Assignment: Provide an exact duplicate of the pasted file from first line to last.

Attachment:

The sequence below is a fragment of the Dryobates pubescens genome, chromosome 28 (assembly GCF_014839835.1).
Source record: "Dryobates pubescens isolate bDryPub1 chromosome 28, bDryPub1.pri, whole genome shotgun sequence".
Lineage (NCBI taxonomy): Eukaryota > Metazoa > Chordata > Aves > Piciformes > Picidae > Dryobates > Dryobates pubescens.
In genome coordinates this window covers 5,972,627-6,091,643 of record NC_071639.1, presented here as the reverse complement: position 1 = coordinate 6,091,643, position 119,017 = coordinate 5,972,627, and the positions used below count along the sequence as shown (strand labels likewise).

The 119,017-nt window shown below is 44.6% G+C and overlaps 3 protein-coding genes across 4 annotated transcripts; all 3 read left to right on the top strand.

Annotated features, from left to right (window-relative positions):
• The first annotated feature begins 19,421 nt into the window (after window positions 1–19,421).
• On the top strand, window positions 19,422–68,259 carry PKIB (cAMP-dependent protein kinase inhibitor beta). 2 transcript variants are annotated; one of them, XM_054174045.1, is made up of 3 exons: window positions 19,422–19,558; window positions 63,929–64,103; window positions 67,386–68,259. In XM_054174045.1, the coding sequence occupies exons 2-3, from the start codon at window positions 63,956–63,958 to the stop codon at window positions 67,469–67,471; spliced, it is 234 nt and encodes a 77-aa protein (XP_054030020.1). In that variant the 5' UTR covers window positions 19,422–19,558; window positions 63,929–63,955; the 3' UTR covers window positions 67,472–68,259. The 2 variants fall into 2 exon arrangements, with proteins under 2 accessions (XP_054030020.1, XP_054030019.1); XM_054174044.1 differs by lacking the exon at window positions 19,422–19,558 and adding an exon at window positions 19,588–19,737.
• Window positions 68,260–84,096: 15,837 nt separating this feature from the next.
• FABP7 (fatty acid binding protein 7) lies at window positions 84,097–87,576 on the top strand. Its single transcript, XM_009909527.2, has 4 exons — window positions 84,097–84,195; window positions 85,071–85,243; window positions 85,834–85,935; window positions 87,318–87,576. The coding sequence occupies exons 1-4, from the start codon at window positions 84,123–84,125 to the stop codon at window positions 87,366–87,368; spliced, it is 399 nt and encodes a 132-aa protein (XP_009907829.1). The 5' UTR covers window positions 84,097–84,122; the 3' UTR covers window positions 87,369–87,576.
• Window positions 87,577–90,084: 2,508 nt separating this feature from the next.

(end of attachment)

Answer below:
The sequence below is a fragment of the Dryobates pubescens genome, chromosome 28 (assembly GCF_014839835.1).
Source record: "Dryobates pubescens isolate bDryPub1 chromosome 28, bDryPub1.pri, whole genome shotgun sequence".
Lineage (NCBI taxonomy): Eukaryota > Metazoa > Chordata > Aves > Piciformes > Picidae > Dryobates > Dryobates pubescens.
In genome coordinates this window covers 5,972,627-6,091,643 of record NC_071639.1, presented here as the reverse complement: position 1 = coordinate 6,091,643, position 119,017 = coordinate 5,972,627, and the positions used below count along the sequence as shown (strand labels likewise).

The 119,017-nt window shown below is 44.6% G+C and overlaps 3 protein-coding genes across 4 annotated transcripts; all 3 read left to right on the top strand.

Annotated features, from left to right (window-relative positions):
• The first annotated feature begins 19,421 nt into the window (after window positions 1–19,421).
• On the top strand, window positions 19,422–68,259 carry PKIB (cAMP-dependent protein kinase inhibitor beta). 2 transcript variants are annotated; one of them, XM_054174045.1, is made up of 3 exons: window positions 19,422–19,558; window positions 63,929–64,103; window positions 67,386–68,259. In XM_054174045.1, the coding sequence occupies exons 2-3, from the start codon at window positions 63,956–63,958 to the stop codon at window positions 67,469–67,471; spliced, it is 234 nt and encodes a 77-aa protein (XP_054030020.1). In that variant the 5' UTR covers window positions 19,422–19,558; window positions 63,929–63,955; the 3' UTR covers window positions 67,472–68,259. The 2 variants fall into 2 exon arrangements, with proteins under 2 accessions (XP_054030020.1, XP_054030019.1); XM_054174044.1 differs by lacking the exon at window positions 19,422–19,558 and adding an exon at window positions 19,588–19,737.
• Window positions 68,260–84,096: 15,837 nt separating this feature from the next.
• FABP7 (fatty acid binding protein 7) lies at window positions 84,097–87,576 on the top strand. Its single transcript, XM_009909527.2, has 4 exons — window positions 84,097–84,195; window positions 85,071–85,243; window positions 85,834–85,935; window positions 87,318–87,576. The coding sequence occupies exons 1-4, from the start codon at window positions 84,123–84,125 to the stop codon at window positions 87,366–87,368; spliced, it is 399 nt and encodes a 132-aa protein (XP_009907829.1). The 5' UTR covers window positions 84,097–84,122; the 3' UTR covers window positions 87,369–87,576.
• Window positions 87,577–90,084: 2,508 nt separating this feature from the next.